White House to Propose Stimulus and Cash Aid For Americans
WASHINGTON (AP) — The White House was asking Congress on Tuesday to approve a sweeping emergency stimulus package to help businesses and taxpayers cope with the economic fallout of the coronavirus pandemic. It’s the most far-reaching economic rescue package since the Great Recession of 2008.
Treasury Secretary Steven Mnuchin planned to outline the roughly $850 billion package to Senate Republicans at a private lunch, with officials aiming to have Congress approve it this week.
Senate Majority Leader Mitch McConnell, opening the Senate on Tuesday morning, promised swift action.
“The Senate will not adjourn until we have passed significant and bold new steps above and beyond what the House has passed to help our strong nation and our strong underlying economy weather this storm,” McConnell said.
Bigger than the 2008 bank bailout or the 2009 recovery act, the White House proposal aims to provide a massive tax cut for wage-earners, $50 billion for the airline industry and relief for small businesses.
Two people familiar with the request described it to The Associated Press on the condition of anonymity because they weren’t authorized to speak publicly.
“There’s great spirit” among lawmakers, President Donald Trump said at the White House briefing Tuesday as he outlined several elements of the rescue plan. “I can say that for Republicans and Democrats.”
But it’s an enormous political and economic undertaking as a slow-moving Congress tries to rise to the occasion of these fast times.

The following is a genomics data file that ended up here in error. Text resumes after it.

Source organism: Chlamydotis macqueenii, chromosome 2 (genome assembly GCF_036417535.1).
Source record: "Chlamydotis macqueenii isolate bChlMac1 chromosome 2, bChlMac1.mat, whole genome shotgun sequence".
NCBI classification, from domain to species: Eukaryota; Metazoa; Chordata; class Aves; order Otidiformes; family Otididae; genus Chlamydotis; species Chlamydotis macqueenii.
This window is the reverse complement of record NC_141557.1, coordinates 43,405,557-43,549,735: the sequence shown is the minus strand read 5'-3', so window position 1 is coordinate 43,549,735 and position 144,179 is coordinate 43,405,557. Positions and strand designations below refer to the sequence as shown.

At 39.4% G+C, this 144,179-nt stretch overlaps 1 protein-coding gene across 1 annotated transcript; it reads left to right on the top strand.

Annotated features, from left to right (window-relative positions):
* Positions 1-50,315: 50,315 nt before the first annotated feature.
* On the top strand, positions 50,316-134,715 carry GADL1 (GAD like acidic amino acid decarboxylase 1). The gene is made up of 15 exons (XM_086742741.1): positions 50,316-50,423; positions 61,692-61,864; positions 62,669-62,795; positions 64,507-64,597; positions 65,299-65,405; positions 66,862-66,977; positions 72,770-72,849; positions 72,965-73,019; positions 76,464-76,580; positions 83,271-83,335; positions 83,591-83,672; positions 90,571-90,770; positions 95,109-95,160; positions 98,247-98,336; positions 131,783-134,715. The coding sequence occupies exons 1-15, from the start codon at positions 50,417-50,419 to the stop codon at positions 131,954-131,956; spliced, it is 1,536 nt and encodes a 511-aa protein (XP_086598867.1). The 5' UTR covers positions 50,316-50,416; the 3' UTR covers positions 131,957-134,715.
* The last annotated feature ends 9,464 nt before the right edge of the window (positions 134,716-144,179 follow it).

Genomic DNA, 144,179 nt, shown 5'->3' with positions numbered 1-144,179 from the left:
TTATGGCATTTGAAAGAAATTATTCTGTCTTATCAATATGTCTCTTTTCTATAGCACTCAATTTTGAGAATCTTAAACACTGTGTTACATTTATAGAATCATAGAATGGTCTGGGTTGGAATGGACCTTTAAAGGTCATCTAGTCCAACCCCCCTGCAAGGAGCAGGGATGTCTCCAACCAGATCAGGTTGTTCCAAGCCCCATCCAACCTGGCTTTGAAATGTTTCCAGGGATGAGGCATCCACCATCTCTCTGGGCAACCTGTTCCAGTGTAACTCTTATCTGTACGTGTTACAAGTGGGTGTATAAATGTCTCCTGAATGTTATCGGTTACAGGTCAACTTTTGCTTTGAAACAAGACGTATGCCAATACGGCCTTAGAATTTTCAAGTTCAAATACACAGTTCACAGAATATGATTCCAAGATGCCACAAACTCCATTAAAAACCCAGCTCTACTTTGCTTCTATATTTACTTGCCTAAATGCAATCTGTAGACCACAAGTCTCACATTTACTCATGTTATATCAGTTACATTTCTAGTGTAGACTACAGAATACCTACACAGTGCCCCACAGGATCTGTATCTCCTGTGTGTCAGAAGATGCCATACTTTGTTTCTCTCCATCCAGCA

The debate is sure to revive the sharp divisions over the costly bank bailout and economic recovery of the Obama and Bush era. Particularly striking is McConnell’s urgency after having adjourned the Senate over the weekend while House Speaker Nancy Pelosi muscled through an aid package.
Angry senators from both parties boarded planes returning to a changed Washington, as Trump declared a state of emergency, the virus spread and the economic free-fall worsened.
The White House hopes the measure will pass quickly, possibly this week, an enormous political undertaking as the administration scrambled to contain the economic fallout of the severe disruptions to American life from the outbreak.
White House officials offered senators a preliminary briefing late Monday at the Capitol, saying they want the plan approved by Congress as soon as possible, suggesting in a matter of days.
“ASAP,” White House economic adviser Larry Kudlow said late Monday. “There’s an urgency.”
The rush to inject cash and resources into the economy is an effort unlike any since the 2008 economic crisis, with political and economic interventions and eye-popping sums to try to protect Americans from the health and financial fallout.